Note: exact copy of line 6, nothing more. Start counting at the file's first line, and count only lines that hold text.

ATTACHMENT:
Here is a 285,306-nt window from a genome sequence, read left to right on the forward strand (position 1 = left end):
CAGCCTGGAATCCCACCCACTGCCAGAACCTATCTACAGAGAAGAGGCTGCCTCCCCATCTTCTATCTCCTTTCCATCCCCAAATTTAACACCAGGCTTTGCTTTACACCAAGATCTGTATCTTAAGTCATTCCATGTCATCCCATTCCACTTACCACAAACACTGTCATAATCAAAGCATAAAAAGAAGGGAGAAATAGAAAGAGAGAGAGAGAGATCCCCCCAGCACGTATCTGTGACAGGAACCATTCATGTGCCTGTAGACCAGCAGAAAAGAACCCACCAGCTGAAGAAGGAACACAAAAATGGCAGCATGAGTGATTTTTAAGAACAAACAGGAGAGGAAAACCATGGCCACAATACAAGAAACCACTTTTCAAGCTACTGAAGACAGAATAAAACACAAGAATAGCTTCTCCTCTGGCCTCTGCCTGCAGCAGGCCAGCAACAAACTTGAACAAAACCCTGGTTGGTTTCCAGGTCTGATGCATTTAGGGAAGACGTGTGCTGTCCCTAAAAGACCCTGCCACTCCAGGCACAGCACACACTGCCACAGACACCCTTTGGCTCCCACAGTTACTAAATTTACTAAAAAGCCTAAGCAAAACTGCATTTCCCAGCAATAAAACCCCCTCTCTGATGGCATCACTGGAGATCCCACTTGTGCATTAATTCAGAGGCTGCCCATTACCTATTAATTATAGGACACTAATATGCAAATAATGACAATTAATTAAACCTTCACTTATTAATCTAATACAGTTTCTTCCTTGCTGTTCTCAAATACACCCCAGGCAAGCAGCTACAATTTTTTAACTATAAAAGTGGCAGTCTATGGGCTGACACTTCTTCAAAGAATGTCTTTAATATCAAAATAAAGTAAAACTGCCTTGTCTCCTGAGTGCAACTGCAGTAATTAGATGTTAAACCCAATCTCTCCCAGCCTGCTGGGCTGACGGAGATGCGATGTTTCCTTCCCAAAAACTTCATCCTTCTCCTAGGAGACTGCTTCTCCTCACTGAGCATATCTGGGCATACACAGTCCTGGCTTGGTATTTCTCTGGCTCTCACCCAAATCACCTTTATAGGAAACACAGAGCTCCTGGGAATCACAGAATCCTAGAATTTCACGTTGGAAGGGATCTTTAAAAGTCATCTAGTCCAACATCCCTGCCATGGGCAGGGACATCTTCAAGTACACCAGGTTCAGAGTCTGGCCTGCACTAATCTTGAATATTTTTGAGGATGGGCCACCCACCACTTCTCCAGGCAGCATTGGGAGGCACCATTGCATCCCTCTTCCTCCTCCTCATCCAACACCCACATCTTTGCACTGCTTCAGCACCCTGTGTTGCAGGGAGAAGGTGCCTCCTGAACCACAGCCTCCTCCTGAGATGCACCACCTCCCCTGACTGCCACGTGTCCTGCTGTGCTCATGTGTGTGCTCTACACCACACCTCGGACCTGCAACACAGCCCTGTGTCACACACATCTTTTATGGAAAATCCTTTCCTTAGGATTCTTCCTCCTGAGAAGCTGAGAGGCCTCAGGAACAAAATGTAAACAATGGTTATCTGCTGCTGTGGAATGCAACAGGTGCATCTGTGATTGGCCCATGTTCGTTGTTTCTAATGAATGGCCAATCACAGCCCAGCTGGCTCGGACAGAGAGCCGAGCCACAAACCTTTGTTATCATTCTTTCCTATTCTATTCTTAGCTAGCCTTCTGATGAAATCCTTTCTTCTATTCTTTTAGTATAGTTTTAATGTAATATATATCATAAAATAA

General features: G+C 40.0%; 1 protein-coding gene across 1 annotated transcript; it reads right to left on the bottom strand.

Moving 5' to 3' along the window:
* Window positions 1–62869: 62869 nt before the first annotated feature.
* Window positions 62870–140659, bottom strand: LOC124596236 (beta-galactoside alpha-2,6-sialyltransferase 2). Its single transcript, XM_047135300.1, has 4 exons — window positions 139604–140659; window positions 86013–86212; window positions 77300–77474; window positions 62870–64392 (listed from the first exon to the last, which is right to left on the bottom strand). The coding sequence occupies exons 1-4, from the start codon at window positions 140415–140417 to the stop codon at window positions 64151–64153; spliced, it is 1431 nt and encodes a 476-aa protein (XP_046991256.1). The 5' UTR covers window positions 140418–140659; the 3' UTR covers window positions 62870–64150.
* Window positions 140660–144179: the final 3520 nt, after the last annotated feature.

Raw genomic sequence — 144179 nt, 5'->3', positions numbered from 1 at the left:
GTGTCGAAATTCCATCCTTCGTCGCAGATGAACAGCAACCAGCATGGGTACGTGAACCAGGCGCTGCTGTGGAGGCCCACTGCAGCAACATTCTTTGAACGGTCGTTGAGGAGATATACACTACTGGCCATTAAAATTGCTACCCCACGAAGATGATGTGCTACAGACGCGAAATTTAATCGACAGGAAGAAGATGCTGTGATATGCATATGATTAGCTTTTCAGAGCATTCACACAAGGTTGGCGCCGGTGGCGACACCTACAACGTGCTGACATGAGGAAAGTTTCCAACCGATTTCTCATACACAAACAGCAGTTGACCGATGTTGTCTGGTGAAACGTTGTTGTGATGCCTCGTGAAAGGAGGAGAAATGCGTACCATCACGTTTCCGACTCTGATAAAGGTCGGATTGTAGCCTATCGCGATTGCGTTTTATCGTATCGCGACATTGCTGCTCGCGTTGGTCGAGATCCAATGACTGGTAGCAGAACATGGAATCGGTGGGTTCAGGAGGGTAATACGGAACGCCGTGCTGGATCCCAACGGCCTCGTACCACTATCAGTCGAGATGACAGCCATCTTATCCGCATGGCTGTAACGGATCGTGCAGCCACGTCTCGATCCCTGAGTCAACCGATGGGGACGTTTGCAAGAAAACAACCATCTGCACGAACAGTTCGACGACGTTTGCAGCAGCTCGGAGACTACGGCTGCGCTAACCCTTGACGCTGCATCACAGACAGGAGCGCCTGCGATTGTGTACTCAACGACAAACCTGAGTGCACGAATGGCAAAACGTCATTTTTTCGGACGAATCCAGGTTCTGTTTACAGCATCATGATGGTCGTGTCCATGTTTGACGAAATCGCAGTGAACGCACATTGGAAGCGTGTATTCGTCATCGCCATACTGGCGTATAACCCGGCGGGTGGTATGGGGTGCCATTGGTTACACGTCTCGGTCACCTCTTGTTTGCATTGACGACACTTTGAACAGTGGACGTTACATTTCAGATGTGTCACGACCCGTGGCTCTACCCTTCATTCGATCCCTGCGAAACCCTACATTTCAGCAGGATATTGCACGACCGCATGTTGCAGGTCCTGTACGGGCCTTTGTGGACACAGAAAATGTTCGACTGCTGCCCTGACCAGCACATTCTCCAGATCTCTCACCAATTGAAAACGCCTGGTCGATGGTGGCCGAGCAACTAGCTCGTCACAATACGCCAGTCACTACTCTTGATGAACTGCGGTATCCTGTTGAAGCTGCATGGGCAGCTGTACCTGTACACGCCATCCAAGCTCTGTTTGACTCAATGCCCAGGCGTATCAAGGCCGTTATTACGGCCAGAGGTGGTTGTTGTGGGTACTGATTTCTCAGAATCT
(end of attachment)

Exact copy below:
* Window positions 62870–140659, bottom strand: LOC124596236 (beta-galactoside alpha-2,6-sialyltransferase 2). Its single transcript, XM_047135300.1, has 4 exons — window positions 139604–140659; window positions 86013–86212; window positions 77300–77474; window positions 62870–64392 (listed from the first exon to the last, which is right to left on the bottom strand). The coding sequence occupies exons 1-4, from the start codon at window positions 140415–140417 to the stop codon at window positions 64151–64153; spliced, it is 1431 nt and encodes a 476-aa protein (XP_046991256.1). The 5' UTR covers window positions 140418–140659; the 3' UTR covers window positions 62870–64150.